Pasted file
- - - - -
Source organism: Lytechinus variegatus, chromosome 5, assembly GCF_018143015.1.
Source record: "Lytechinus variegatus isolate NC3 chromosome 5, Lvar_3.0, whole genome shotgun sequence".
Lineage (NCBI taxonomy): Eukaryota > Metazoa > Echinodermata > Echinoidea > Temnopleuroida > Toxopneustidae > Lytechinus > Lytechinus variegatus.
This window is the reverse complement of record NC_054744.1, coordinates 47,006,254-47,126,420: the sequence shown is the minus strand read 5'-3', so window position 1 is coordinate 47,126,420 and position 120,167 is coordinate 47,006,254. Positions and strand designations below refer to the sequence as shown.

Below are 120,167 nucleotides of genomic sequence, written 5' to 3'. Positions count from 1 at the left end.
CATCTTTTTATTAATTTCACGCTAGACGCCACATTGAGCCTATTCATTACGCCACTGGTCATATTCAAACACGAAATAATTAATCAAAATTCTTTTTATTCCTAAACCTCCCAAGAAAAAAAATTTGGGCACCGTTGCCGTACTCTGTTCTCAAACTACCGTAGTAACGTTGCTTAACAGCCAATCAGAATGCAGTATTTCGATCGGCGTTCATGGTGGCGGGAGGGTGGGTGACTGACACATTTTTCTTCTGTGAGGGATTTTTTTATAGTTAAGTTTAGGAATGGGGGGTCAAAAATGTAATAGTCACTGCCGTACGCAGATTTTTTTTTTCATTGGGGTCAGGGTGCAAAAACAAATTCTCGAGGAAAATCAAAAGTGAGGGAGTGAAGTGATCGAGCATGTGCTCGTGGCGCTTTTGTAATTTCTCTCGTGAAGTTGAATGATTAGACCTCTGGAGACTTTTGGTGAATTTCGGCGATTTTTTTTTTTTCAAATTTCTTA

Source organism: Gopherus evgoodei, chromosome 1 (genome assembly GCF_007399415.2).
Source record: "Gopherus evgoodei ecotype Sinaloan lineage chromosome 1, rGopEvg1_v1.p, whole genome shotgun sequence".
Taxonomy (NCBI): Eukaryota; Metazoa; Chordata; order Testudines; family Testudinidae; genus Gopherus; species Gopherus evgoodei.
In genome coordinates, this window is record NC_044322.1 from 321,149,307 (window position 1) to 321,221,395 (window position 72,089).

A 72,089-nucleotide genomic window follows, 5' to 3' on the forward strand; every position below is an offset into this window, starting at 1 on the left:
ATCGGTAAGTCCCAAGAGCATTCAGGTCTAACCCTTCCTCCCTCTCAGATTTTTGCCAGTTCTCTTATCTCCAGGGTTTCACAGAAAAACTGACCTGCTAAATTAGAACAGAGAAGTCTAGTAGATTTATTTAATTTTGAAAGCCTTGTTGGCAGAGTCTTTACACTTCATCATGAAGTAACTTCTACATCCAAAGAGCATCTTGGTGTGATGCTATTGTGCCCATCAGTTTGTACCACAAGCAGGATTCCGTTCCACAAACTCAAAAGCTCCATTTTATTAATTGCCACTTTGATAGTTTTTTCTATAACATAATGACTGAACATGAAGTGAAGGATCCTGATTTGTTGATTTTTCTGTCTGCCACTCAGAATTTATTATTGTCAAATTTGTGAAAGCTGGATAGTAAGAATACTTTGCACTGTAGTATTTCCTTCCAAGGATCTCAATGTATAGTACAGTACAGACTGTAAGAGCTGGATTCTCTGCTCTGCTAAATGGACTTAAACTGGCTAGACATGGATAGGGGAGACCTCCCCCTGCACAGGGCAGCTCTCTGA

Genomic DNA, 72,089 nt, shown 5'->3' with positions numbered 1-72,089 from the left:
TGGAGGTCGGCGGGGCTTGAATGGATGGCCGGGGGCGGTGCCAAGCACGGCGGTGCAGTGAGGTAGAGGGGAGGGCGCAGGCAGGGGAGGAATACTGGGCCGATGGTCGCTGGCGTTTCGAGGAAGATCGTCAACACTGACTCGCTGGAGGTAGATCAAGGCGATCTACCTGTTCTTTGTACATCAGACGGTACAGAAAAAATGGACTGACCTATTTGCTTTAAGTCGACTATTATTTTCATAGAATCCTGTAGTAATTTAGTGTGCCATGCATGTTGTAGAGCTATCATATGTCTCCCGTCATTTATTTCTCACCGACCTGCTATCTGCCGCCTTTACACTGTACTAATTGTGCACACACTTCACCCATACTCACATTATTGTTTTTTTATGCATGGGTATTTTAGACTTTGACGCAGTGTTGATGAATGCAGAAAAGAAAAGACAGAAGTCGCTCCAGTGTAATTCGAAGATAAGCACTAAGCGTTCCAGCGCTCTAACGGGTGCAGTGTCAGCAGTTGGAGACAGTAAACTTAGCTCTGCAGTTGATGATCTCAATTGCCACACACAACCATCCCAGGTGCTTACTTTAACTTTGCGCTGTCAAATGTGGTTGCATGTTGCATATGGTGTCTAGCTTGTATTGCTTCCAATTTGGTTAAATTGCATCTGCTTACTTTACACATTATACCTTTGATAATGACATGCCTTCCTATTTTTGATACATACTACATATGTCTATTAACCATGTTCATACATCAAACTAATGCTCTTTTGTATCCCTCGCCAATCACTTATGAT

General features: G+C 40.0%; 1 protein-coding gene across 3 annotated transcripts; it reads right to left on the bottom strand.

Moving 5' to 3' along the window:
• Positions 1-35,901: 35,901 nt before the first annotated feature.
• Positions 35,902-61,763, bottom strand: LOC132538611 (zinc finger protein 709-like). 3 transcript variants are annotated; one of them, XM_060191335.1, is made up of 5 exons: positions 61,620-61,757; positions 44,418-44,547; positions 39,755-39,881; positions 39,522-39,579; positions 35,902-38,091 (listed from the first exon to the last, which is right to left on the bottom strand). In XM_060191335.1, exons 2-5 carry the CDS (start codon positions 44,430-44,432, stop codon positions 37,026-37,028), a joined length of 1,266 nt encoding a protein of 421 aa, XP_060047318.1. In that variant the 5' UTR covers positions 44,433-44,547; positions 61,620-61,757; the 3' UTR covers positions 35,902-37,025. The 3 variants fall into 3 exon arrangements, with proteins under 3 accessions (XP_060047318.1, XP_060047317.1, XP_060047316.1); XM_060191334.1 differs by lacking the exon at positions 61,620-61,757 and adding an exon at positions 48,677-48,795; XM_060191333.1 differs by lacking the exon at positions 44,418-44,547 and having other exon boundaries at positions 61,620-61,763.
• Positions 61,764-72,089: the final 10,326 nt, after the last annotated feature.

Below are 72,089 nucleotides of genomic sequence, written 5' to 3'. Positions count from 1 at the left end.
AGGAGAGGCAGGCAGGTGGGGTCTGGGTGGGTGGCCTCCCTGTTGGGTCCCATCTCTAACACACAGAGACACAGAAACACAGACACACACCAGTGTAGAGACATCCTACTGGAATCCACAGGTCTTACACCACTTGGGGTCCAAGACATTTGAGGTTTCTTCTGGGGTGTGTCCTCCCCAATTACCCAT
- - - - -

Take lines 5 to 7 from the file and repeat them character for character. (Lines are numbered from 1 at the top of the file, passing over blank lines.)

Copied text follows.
Below are 120,167 nucleotides of genomic sequence, written 5' to 3'. Positions count from 1 at the left end.
CATCTTTTTATTAATTTCACGCTAGACGCCACATTGAGCCTATTCATTACGCCACTGGTCATATTCAAACACGAAATAATTAATCAAAATTCTTTTTATTCCTAAACCTCCCAAGAAAAAAAATTTGGGCACCGTTGCCGTACTCTGTTCTCAAACTACCGTAGTAACGTTGCTTAACAGCCAATCAGAATGCAGTATTTCGATCGGCGTTCATGGTGGCGGGAGGGTGGGTGACTGACACATTTTTCTTCTGTGAGGGATTTTTTTATAGTTAAGTTTAGGAATGGGGGGTCAAAAATGTAATAGTCACTGCCGTACGCAGATTTTTTTTTTCATTGGGGTCAGGGTGCAAAAACAAATTCTCGAGGAAAATCAAAAGTGAGGGAGTGAAGTGATCGAGCATGTGCTCGTGGCGCTTTTGTAATTTCTCTCGTGAAGTTGAATGATTAGACCTCTGGAGACTTTTGGTGAATTTCGGCGATTTTTTTTTTTTCAAATTTCTTA

Source organism: Gopherus evgoodei, chromosome 1 (genome assembly GCF_007399415.2).